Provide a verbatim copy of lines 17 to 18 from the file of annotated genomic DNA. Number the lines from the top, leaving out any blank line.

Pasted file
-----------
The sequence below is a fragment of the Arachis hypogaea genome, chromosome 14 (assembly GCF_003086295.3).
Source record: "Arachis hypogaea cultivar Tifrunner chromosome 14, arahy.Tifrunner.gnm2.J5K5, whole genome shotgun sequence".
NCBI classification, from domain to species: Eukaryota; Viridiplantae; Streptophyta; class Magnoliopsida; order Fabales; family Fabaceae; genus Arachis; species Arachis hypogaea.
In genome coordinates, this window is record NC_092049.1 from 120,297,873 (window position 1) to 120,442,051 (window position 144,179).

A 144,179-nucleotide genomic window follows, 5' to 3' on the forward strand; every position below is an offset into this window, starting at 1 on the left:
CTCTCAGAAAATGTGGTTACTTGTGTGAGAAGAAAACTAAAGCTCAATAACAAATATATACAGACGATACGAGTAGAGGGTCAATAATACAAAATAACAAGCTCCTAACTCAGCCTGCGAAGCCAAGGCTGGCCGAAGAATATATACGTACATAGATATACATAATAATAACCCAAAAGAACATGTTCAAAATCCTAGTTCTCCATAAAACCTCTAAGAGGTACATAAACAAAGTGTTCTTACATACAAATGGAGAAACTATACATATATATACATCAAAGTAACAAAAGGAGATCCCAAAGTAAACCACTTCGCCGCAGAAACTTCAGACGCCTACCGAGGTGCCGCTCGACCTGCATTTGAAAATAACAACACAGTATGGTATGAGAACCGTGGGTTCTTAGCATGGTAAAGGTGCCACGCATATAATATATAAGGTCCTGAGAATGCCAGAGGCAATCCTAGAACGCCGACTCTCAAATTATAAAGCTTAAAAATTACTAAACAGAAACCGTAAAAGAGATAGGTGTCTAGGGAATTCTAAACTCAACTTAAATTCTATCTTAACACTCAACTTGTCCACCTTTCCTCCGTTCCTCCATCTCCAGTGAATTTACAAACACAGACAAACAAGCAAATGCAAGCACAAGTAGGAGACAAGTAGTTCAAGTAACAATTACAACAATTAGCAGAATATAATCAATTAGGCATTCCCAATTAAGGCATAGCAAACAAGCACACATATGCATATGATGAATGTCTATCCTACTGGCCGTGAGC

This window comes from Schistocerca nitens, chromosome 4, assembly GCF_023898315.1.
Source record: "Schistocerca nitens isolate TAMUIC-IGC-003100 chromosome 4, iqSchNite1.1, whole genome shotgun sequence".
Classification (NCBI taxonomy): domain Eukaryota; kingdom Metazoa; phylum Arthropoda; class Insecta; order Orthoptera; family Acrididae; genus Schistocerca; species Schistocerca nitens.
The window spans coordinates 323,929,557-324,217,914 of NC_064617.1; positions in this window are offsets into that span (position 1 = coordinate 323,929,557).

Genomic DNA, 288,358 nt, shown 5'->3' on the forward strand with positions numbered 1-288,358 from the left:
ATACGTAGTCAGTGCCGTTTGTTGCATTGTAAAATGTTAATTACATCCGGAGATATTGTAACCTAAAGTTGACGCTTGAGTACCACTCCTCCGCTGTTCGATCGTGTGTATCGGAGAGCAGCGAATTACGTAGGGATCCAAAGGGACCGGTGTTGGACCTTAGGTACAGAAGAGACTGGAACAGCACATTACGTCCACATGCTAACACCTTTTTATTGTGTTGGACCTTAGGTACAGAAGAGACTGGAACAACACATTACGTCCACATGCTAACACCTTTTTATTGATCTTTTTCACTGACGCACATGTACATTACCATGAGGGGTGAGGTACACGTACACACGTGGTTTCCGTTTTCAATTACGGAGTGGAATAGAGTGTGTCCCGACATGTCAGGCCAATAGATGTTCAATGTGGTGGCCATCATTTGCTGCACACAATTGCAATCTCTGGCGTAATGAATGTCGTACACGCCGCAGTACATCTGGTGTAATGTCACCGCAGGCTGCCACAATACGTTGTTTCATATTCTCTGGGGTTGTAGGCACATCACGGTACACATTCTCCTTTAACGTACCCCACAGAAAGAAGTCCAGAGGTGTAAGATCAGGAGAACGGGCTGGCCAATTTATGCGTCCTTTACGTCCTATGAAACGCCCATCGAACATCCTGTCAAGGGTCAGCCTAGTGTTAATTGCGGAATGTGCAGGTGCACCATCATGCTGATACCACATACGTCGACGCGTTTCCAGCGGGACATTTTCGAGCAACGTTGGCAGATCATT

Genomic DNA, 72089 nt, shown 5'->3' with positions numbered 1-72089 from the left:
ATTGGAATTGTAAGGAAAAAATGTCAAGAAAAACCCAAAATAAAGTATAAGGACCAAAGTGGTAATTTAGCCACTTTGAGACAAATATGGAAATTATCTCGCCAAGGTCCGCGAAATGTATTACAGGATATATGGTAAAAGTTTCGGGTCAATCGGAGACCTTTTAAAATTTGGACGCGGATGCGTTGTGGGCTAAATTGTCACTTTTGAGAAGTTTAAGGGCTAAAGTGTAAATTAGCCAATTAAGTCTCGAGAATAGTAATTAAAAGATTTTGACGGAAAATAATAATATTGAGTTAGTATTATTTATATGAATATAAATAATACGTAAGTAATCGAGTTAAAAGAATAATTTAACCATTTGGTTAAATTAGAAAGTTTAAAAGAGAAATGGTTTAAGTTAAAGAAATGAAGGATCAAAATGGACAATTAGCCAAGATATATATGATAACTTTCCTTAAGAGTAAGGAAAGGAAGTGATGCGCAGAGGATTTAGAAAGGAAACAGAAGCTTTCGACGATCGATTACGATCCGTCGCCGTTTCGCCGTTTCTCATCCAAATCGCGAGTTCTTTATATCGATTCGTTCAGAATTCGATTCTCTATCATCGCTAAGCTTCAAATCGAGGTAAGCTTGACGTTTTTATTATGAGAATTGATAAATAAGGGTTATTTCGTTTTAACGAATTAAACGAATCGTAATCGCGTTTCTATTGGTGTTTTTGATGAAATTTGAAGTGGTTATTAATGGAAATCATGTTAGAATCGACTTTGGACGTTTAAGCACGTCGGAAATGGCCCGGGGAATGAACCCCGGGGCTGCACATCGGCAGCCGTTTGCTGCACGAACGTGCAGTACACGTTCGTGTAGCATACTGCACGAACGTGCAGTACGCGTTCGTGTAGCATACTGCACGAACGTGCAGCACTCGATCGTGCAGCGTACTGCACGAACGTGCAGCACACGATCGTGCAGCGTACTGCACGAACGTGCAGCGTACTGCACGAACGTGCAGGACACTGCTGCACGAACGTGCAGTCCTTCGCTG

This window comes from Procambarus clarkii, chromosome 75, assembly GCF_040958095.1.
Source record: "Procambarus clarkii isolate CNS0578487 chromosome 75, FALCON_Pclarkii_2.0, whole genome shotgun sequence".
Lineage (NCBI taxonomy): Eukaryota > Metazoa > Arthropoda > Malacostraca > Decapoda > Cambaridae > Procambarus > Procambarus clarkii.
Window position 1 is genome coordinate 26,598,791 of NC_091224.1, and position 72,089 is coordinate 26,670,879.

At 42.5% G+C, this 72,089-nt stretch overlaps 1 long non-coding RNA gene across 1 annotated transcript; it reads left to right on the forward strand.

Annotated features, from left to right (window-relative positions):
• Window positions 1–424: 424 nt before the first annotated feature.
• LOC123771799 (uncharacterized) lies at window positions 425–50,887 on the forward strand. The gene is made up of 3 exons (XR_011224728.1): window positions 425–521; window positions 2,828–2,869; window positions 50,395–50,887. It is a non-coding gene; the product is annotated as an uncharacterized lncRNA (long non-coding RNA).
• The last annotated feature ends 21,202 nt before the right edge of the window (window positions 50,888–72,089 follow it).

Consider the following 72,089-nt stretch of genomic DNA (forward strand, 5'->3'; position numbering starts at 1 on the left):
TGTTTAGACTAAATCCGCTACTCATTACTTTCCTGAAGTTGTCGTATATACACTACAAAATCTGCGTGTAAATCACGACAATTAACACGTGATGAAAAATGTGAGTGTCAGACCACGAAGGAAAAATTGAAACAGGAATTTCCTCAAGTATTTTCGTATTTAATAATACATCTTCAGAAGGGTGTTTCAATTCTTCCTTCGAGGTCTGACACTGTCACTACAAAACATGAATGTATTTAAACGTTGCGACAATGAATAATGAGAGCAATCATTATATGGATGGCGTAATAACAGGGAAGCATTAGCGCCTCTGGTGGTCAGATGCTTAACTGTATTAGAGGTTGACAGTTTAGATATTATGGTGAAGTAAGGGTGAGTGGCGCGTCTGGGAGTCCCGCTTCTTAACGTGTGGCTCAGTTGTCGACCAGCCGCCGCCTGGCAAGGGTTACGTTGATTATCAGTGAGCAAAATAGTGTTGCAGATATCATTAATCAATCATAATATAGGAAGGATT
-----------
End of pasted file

Lineage (NCBI taxonomy): Eukaryota > Metazoa > Arthropoda > Malacostraca > Decapoda > Cambaridae > Procambarus > Procambarus clarkii.
Window position 1 is genome coordinate 26,598,791 of NC_091224.1, and position 72,089 is coordinate 26,670,879.